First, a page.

London and Middlesex County have entered a sixth wave of the COVID-19 pandemic.
“There is a very high risk of COVID-19 in our community right now,” warned Medical Officer of Health Dr. Alex Summers during a media briefing on Monday.
Dr. Summers adding that sewage monitoring data and the percent-positivity among people eligible for testing shows that the region is in a sixth wave.
The chance of contracting the virus is higher than at any previous point in the two years of the pandemic, except for the peak of the Omicron wave in January.
“This is a wave being driven by Omicron. It is not a new variant,” Dr. Summers explains. “[The virus] is just finding its way to anybody who was not protected the first go-around from either previous infection or a booster dose of vaccine.”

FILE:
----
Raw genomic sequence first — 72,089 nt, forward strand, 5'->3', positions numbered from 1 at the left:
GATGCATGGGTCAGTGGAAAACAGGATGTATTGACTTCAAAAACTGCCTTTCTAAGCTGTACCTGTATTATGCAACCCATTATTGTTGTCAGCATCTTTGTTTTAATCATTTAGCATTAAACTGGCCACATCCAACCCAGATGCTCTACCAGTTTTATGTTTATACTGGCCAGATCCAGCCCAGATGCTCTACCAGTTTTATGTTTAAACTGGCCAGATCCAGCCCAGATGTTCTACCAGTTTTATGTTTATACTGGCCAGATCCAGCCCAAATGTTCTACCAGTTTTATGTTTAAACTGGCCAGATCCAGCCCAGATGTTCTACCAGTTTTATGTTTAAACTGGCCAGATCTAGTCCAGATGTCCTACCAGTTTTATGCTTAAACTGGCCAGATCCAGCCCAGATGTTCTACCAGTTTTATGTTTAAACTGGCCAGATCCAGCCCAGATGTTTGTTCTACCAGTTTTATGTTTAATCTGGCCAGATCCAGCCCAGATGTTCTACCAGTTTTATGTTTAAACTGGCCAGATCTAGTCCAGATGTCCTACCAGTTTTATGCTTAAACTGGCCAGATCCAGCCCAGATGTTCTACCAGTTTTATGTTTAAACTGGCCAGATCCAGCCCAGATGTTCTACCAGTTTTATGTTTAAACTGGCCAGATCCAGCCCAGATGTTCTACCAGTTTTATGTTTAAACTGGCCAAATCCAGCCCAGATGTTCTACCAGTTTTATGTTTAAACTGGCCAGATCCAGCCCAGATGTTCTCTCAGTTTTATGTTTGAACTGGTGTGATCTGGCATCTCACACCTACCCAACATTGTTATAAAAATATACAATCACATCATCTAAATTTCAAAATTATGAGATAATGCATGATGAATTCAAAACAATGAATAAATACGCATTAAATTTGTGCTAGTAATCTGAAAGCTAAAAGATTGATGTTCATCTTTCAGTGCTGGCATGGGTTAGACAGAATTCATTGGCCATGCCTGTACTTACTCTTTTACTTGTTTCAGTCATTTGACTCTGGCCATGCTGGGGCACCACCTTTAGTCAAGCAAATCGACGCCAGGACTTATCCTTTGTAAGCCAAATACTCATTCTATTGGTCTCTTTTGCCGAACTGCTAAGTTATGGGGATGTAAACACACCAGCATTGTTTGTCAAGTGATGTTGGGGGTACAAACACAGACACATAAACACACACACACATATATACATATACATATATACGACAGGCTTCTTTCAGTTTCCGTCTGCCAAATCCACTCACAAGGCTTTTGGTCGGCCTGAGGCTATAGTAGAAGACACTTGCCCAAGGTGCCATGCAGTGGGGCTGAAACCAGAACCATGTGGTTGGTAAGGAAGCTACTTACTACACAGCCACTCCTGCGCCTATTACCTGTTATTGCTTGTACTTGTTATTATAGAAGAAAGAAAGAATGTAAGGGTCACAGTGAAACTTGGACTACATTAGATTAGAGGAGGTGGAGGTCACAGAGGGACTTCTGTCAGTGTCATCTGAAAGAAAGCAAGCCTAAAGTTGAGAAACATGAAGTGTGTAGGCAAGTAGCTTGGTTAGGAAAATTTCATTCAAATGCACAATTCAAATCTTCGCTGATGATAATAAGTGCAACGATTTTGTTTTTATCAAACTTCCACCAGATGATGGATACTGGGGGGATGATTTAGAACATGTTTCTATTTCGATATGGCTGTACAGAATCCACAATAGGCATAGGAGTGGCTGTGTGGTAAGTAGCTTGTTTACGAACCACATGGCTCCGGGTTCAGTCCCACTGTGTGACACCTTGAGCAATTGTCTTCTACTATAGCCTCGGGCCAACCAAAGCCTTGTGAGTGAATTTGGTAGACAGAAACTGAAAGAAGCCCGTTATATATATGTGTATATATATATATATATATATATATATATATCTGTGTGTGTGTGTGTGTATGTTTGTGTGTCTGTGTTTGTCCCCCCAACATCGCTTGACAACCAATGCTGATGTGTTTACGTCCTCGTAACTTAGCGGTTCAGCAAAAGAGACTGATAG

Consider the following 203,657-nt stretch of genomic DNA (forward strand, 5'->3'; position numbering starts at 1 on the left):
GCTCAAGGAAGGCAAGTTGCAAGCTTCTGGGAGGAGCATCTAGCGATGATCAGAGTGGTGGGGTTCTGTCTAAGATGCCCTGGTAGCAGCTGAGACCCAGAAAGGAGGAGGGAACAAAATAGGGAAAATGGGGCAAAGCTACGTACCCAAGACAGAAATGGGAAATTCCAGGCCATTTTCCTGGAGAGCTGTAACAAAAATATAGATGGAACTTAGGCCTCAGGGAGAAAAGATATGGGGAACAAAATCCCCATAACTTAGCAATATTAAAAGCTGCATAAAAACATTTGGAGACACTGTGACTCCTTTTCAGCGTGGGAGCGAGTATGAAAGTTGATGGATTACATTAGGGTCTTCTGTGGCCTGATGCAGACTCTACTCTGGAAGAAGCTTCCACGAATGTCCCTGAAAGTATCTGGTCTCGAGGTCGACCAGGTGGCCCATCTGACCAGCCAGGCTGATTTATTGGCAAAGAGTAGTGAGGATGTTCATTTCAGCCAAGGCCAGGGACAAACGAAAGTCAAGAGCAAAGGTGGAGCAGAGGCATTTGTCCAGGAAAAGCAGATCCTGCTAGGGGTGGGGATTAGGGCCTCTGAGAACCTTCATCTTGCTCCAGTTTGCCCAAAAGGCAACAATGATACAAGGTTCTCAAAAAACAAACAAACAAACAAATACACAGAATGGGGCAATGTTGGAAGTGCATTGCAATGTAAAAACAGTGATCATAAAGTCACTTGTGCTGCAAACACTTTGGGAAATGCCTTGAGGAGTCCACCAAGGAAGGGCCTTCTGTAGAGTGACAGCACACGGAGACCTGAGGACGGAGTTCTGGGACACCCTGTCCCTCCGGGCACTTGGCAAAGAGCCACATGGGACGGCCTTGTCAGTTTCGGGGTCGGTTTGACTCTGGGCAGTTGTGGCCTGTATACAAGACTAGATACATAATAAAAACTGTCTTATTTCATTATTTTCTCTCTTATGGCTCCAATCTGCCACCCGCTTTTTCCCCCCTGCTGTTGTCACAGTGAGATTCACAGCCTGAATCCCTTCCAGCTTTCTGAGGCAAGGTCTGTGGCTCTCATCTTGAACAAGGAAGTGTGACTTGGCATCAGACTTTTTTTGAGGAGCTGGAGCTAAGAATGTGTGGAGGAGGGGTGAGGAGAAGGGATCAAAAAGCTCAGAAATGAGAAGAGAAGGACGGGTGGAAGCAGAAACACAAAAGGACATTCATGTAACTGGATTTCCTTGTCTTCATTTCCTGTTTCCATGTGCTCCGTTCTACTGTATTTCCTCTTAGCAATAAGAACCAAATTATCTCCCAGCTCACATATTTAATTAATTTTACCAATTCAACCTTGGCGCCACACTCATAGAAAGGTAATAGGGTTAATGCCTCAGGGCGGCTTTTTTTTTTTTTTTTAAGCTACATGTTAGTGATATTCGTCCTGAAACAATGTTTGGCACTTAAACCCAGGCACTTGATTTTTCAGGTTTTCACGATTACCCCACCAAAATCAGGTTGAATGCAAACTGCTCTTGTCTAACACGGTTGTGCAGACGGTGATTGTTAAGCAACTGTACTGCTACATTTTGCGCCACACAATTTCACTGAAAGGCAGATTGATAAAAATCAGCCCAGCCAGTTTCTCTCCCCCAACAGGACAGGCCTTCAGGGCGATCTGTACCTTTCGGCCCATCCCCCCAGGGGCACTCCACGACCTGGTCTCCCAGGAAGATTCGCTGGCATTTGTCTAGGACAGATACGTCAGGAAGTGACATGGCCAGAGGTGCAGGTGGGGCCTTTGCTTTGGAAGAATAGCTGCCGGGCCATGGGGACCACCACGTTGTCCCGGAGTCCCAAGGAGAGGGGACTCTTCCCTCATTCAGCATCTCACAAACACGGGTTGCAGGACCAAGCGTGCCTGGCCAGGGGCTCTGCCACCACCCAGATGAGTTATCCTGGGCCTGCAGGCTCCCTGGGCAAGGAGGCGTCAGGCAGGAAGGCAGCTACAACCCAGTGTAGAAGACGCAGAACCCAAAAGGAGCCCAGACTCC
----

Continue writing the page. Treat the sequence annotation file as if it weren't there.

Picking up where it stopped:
The London Health Sciences Center (LHSC) reports 229 employees are COVID-positive, but so far none of its units are experiencing an outbreak.
“Healthcare human resources are stretched right now,” says LHSC’s Carol Young-Ritchie. “This hasn’t affected our hospital operations, but we continue to watch every day how many staff are available.”
Dr. Summers expected a resurgence following the easing of several provincial pandemic measures including capacity limits and mask mandates.
He emphasizes that the severity and duration of the sixth wave will be determined by people’s personal choices.
“Vaccinate, mask, stay home if you are sick and limit your indoor large gatherings, particularly if you are at higher risk of ending up in hospital,” he advises.
Dr. Summers says widespread voluntary adherence to those public health measures would minimize this wave until warmer weather allows people to spend more time outdoors.
“We anticipate over the course of April and into May we will continue to see escalations and elevations in all of those COVID-19 metrics. What is unknown is how quickly they will rise and how long it will go,” he says.